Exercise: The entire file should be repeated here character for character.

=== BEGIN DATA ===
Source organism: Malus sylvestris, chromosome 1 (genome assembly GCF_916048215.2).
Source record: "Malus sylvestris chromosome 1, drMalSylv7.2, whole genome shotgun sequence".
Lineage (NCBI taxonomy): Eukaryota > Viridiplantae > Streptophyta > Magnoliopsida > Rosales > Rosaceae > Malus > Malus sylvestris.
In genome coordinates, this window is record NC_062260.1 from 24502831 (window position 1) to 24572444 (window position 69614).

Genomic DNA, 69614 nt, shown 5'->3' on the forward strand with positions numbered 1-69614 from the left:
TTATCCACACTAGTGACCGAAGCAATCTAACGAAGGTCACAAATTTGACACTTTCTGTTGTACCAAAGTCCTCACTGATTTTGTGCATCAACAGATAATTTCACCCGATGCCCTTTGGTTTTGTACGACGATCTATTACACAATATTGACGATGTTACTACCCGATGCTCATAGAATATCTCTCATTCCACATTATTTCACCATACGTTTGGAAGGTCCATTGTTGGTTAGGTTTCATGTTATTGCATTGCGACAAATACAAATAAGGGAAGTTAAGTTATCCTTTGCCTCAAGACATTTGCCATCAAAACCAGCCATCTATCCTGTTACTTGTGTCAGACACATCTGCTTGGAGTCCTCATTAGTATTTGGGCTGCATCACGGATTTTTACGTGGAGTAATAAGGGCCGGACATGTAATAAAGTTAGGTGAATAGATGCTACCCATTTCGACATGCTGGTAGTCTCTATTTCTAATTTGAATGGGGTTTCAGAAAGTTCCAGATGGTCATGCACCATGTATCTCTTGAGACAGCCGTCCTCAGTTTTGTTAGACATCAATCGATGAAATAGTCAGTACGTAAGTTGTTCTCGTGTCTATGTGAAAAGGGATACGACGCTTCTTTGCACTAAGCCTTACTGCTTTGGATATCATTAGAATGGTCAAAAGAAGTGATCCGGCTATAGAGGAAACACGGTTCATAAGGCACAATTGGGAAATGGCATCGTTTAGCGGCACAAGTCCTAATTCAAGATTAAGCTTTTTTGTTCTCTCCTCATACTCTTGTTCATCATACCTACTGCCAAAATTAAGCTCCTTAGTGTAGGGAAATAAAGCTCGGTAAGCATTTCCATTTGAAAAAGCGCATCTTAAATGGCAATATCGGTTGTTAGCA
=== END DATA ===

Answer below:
Source organism: Malus sylvestris, chromosome 1 (genome assembly GCF_916048215.2).
Source record: "Malus sylvestris chromosome 1, drMalSylv7.2, whole genome shotgun sequence".
Lineage (NCBI taxonomy): Eukaryota > Viridiplantae > Streptophyta > Magnoliopsida > Rosales > Rosaceae > Malus > Malus sylvestris.
In genome coordinates, this window is record NC_062260.1 from 24502831 (window position 1) to 24572444 (window position 69614).

Genomic DNA, 69614 nt, shown 5'->3' on the forward strand with positions numbered 1-69614 from the left:
TTATCCACACTAGTGACCGAAGCAATCTAACGAAGGTCACAAATTTGACACTTTCTGTTGTACCAAAGTCCTCACTGATTTTGTGCATCAACAGATAATTTCACCCGATGCCCTTTGGTTTTGTACGACGATCTATTACACAATATTGACGATGTTACTACCCGATGCTCATAGAATATCTCTCATTCCACATTATTTCACCATACGTTTGGAAGGTCCATTGTTGGTTAGGTTTCATGTTATTGCATTGCGACAAATACAAATAAGGGAAGTTAAGTTATCCTTTGCCTCAAGACATTTGCCATCAAAACCAGCCATCTATCCTGTTACTTGTGTCAGACACATCTGCTTGGAGTCCTCATTAGTATTTGGGCTGCATCACGGATTTTTACGTGGAGTAATAAGGGCCGGACATGTAATAAAGTTAGGTGAATAGATGCTACCCATTTCGACATGCTGGTAGTCTCTATTTCTAATTTGAATGGGGTTTCAGAAAGTTCCAGATGGTCATGCACCATGTATCTCTTGAGACAGCCGTCCTCAGTTTTGTTAGACATCAATCGATGAAATAGTCAGTACGTAAGTTGTTCTCGTGTCTATGTGAAAAGGGATACGACGCTTCTTTGCACTAAGCCTTACTGCTTTGGATATCATTAGAATGGTCAAAAGAAGTGATCCGGCTATAGAGGAAACACGGTTCATAAGGCACAATTGGGAAATGGCATCGTTTAGCGGCACAAGTCCTAATTCAAGATTAAGCTTTTTTGTTCTCTCCTCATACTCTTGTTCATCATACCTACTGCCAAAATTAAGCTCCTTAGTGTAGGGAAATAAAGCTCGGTAAGCATTTCCATTTGAAAAAGCGCATCTTAAATGGCAATATCGGTTGTTAGCA